Balance in the Bubble- And Outside of it, too

This fall has been my most enjoyable semester at Princeton thus far by an incontestable margin. My days seem rich and balanced. In the span of just a few weeks, I have made meaningful new friendships and picked up a few new hobbies–swing dancing, playing guitar, and longboarding, among others. I’m happy.

In stark contrast, a year ago, I was perhaps the most stressed I’ve ever been at Princeton. I felt like I was running from one assignment to the next. Often, when people asked what I did during a certain week, I’d be at a loss. I don’t have less work now than before—fellowship applications, a thesis, and four courses keep my plate full. So what changed?

My view this weekend, rock climbing in Vermont with friends I met in New Zealand!
My view this weekend, rock climbing in Vermont with friends I met in New Zealand!

The answer, I think, lies in some often-unquestioned aspects of Princeton life that I have made an effort to reject this year. Stepping away from campus during a semester abroad in New Zealand, I recognized some non-ideal parts of my Princeton experience.

Too often at Princeton, constantly working–on homework, projects, or other commitments– is a norm and even an expectation. In retrospect, I realize that, last fall, even when I wasn’t really working, I went through the motions. I spent many nights last fall hanging out with friends by simply doing homework in the same room together. We weren’t really studying—but we weren’t really socializing either. Too much time in this gray zone took its toll– I felt like I was doing academic work all the time, and I felt exhausted.

Virginia Postrel’s Bloomberg piece on Princeton’s work culture from a year ago recalls the same phenomena. She quotes a Princeton student who says, “the culture tends more towards, ‘I’m doing everything I possibly can and I’m almost at the breaking point and about to fall down, but I’m not.’”

Now, when I’m working, I put myself in environments where I know I’ll be able to finish a reading or write an application. And when I’m not, I make a conscious effort to do something else– whether going on a local hike, singing with friends, or learning how to rock climb. Having these “pet projects” has put my schoolwork in perspective, given me delightful breaks, and sparked unexpected connections. I approach the relationships I already have differently too. When I want to spend time with someone, simply coexisting doesn’t cut it– we take a walk, see a concert, or share a meal instead.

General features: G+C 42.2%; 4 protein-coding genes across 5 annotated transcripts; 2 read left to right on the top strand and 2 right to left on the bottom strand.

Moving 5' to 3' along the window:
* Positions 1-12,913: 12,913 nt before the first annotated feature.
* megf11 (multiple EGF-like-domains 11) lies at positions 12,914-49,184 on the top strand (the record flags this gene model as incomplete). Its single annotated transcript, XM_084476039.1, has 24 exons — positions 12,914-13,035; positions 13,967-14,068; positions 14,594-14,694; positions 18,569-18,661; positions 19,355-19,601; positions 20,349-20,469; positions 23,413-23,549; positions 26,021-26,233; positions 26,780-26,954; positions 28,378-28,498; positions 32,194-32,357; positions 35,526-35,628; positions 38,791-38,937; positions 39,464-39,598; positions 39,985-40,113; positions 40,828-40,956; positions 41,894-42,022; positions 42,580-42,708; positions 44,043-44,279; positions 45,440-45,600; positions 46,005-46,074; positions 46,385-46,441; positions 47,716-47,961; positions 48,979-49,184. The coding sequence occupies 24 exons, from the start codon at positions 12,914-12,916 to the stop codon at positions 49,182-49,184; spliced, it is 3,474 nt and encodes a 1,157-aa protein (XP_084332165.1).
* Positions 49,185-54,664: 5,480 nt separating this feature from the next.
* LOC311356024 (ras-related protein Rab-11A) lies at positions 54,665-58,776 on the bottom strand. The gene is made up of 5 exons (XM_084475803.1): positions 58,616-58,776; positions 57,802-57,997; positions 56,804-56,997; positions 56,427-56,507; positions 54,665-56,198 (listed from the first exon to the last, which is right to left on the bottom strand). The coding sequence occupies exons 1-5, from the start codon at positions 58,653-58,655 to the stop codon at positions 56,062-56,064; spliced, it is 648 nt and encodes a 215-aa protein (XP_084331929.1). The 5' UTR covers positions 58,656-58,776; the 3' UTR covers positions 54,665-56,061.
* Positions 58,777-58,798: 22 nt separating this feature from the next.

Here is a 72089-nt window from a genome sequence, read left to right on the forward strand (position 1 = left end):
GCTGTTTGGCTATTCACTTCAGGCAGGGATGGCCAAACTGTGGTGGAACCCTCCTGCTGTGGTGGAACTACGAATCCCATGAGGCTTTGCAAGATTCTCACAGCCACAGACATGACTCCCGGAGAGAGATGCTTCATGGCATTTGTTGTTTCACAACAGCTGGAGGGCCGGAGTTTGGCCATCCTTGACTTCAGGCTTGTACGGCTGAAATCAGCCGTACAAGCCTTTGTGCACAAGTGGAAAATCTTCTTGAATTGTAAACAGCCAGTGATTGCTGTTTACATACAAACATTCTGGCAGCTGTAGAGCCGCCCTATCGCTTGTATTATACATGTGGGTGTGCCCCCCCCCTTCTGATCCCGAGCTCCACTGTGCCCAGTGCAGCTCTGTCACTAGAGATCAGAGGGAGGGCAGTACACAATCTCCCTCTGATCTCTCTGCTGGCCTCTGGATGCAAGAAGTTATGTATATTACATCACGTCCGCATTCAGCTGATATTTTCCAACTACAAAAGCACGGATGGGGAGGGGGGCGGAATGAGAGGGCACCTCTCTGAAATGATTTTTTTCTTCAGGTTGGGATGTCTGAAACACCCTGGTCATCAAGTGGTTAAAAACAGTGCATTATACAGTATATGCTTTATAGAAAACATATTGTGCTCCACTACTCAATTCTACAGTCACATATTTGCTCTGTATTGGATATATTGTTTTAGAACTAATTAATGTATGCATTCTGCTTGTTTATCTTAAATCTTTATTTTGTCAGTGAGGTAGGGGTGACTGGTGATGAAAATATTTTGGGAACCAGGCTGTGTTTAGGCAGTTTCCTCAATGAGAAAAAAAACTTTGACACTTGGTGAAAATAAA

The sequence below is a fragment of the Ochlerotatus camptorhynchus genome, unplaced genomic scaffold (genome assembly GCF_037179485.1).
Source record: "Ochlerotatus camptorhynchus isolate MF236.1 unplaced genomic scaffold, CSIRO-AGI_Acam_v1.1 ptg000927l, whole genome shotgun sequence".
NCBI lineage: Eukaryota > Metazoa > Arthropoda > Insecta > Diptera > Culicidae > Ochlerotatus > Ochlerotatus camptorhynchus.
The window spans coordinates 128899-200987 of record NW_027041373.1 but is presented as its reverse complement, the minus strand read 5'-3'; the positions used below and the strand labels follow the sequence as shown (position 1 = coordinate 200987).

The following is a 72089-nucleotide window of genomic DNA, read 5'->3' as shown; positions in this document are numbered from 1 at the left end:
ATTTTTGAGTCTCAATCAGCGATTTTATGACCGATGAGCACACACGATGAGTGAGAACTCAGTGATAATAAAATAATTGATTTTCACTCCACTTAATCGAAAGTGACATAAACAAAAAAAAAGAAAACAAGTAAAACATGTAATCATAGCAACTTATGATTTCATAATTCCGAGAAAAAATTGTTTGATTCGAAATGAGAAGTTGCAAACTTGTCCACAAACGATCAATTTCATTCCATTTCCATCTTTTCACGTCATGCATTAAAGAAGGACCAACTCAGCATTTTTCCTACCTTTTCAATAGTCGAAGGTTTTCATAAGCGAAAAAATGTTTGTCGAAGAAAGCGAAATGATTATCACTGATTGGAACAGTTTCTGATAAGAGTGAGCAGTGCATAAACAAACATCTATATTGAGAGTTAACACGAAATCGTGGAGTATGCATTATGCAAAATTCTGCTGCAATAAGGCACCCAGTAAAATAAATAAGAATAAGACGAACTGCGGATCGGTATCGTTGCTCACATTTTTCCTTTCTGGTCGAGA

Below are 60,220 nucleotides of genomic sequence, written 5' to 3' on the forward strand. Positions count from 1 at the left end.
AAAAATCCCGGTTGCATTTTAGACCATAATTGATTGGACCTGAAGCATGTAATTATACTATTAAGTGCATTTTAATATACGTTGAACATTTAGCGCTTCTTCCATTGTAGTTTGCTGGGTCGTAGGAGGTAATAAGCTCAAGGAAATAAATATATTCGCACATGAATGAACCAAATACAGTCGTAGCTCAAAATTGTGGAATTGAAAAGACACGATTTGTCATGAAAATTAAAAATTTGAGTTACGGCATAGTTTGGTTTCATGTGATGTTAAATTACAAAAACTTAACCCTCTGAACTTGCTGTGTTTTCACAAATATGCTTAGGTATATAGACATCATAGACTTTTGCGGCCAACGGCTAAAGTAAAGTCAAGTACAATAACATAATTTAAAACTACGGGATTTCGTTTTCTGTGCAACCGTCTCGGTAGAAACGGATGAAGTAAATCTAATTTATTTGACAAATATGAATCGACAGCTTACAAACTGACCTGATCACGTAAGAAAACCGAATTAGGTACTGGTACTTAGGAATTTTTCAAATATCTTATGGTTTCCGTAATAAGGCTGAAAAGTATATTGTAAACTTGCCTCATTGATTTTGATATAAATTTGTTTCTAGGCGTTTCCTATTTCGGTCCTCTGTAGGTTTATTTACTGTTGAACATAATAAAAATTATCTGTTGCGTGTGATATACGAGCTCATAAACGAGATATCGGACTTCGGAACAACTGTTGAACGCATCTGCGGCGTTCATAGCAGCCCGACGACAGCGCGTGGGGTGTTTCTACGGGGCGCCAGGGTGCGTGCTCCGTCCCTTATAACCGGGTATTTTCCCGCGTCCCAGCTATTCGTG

Perhaps most importantly, I realized that if I plan little adventures like this, the work gets done. Realizing that I can complete my work even while taking hours or days off enables me to use my freedom to go away for a weekend, even when my schedule seems otherwise packed. I committed to going for a daylong hike last Saturday, when I had two fellowship applications and a week’s worth of reading to finish. The hike was marvelous–I made new friends, and never regretted going. I returned focused and motivated, and the work got done.

It took me three years– and a semester away from Princeton– to find the balance I was looking for, in and out of the Orange Bubble. When the balance skews away from time to time, I remind myself that doing things that make me happy will make my academic life more enjoyable.. I’m typing this post on a train back from a weekend in Vermont, with a paper and plenty of readings waiting. But a few days off have made me excited to return to Princeton– and everything will get done.

— Vidushi Sharma, Humanities Correspondent